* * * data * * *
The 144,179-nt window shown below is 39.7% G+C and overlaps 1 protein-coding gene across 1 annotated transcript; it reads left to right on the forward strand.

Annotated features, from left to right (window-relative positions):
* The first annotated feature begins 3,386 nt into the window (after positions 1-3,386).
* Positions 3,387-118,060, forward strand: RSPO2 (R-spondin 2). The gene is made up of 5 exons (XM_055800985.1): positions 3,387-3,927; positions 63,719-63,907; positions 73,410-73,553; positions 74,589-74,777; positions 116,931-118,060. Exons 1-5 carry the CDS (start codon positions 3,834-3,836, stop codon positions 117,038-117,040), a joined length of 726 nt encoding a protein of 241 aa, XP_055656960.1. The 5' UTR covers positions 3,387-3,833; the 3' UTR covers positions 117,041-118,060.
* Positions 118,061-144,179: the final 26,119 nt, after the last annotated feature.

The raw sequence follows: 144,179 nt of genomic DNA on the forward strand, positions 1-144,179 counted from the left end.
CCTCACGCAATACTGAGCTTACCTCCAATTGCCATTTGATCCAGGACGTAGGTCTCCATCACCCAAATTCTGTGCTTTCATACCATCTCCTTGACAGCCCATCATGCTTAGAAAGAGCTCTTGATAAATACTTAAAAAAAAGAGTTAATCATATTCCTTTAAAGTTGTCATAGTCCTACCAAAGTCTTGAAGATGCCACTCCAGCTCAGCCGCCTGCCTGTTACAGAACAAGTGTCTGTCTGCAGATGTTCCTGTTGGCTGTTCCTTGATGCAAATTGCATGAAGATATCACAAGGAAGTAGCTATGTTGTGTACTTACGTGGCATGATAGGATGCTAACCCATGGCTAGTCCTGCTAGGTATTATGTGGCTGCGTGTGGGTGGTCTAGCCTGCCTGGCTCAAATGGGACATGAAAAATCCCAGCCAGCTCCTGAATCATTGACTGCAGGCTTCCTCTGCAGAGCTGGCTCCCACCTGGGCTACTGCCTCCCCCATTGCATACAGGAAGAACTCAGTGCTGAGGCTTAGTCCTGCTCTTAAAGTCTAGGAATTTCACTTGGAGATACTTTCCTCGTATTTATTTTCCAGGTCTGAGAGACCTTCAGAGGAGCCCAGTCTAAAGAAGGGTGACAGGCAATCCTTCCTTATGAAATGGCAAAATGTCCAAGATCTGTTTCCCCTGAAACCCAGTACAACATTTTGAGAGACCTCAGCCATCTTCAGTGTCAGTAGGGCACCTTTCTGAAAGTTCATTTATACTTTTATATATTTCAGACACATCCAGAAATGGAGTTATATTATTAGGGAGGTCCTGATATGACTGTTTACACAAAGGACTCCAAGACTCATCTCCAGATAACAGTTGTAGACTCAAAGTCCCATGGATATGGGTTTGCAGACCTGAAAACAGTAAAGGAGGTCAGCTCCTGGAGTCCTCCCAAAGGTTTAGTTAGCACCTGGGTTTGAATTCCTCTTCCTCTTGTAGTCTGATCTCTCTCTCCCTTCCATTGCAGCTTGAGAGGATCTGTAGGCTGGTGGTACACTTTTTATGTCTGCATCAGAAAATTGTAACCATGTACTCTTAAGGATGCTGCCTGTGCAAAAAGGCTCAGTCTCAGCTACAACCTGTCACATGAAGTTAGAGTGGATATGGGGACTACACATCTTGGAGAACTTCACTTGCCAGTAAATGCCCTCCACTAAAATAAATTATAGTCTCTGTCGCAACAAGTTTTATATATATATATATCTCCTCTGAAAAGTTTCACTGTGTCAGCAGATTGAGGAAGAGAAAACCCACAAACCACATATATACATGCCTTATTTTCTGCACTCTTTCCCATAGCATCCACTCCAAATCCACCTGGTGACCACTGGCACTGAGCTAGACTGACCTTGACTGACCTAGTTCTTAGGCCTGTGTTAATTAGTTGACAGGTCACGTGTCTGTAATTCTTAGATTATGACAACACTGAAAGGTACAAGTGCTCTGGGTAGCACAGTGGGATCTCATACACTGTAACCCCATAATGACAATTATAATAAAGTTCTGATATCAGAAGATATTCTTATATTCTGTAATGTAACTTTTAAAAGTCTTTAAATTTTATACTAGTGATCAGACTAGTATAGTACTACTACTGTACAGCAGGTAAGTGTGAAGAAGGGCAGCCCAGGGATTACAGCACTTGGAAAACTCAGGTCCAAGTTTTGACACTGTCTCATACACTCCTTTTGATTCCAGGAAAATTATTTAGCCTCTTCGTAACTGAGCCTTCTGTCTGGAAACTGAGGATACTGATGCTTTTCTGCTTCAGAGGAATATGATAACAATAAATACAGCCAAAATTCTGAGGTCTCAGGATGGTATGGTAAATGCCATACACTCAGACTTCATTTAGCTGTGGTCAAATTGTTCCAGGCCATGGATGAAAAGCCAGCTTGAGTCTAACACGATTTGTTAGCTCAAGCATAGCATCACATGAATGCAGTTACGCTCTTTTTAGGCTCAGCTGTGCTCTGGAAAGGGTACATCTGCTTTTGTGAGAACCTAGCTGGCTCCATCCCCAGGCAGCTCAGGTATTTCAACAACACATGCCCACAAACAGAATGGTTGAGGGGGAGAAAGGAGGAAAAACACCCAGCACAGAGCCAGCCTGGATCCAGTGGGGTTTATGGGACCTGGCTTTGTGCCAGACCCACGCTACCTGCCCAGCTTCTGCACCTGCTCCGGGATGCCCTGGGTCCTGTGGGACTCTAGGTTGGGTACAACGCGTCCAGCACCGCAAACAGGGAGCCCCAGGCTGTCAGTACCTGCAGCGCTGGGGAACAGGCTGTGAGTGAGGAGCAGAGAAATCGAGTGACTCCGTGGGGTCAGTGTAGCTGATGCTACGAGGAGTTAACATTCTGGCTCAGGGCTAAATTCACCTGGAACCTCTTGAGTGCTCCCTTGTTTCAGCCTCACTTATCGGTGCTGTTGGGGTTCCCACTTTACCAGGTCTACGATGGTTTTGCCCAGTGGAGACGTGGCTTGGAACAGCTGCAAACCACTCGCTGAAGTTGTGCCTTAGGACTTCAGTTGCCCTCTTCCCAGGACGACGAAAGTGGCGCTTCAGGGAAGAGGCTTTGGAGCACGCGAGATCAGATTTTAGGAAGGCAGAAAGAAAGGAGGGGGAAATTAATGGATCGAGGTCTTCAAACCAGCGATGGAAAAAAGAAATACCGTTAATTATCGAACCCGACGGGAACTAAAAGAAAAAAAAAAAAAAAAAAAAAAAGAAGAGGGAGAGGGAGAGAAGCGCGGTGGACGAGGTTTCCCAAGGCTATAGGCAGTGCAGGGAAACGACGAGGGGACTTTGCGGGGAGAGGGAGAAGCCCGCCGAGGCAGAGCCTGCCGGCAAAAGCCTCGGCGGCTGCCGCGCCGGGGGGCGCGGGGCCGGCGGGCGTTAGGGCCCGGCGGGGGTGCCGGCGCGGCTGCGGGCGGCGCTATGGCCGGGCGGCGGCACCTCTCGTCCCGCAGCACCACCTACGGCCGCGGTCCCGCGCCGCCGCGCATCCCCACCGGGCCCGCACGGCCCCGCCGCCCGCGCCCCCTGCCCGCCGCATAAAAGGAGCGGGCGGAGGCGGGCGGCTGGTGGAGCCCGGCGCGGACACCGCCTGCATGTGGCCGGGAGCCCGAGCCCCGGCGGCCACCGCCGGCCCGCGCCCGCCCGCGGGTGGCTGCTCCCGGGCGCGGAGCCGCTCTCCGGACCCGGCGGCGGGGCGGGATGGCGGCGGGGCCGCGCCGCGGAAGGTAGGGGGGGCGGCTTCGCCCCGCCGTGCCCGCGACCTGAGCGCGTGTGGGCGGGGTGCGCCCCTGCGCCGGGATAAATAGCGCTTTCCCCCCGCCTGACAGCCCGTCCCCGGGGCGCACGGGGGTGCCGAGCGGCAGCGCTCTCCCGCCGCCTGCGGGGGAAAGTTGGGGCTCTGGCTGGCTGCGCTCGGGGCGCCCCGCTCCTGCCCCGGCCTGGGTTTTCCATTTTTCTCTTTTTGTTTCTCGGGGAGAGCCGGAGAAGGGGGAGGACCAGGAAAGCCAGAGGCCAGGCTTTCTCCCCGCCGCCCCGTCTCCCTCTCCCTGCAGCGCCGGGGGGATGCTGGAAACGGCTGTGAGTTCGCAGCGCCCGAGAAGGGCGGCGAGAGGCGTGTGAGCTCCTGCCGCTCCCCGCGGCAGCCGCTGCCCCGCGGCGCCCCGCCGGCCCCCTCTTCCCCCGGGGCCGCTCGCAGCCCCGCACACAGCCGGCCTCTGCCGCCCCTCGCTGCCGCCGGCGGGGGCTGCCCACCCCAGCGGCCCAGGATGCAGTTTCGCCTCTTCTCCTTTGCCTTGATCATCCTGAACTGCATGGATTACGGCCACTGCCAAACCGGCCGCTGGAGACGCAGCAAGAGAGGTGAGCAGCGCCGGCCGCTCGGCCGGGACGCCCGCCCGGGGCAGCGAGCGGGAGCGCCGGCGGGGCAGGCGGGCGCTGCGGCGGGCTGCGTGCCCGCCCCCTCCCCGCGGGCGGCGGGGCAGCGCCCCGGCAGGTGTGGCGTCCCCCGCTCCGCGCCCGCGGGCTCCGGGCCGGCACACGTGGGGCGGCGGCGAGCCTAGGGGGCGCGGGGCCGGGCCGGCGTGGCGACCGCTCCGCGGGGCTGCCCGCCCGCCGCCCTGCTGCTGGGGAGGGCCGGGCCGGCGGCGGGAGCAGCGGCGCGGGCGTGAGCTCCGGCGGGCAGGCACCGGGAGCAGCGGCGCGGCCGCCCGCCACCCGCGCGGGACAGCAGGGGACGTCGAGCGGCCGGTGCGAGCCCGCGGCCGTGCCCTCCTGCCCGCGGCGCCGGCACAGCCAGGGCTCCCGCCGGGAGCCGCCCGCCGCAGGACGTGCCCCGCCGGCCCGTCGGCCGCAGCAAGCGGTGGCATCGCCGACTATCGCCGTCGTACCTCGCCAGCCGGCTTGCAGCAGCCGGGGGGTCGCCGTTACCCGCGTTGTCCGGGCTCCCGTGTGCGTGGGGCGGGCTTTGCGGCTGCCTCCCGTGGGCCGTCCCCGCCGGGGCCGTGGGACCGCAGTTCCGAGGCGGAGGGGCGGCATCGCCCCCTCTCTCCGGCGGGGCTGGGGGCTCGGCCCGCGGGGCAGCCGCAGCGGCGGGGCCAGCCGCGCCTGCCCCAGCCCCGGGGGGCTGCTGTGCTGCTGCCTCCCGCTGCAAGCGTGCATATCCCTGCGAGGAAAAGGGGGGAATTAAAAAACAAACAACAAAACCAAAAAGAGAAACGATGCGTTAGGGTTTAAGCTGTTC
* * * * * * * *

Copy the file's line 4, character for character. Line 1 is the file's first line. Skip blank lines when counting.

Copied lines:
* Positions 3,387-118,060, forward strand: RSPO2 (R-spondin 2). The gene is made up of 5 exons (XM_055800985.1): positions 3,387-3,927; positions 63,719-63,907; positions 73,410-73,553; positions 74,589-74,777; positions 116,931-118,060. Exons 1-5 carry the CDS (start codon positions 3,834-3,836, stop codon positions 117,038-117,040), a joined length of 726 nt encoding a protein of 241 aa, XP_055656960.1. The 5' UTR covers positions 3,387-3,833; the 3' UTR covers positions 117,041-118,060.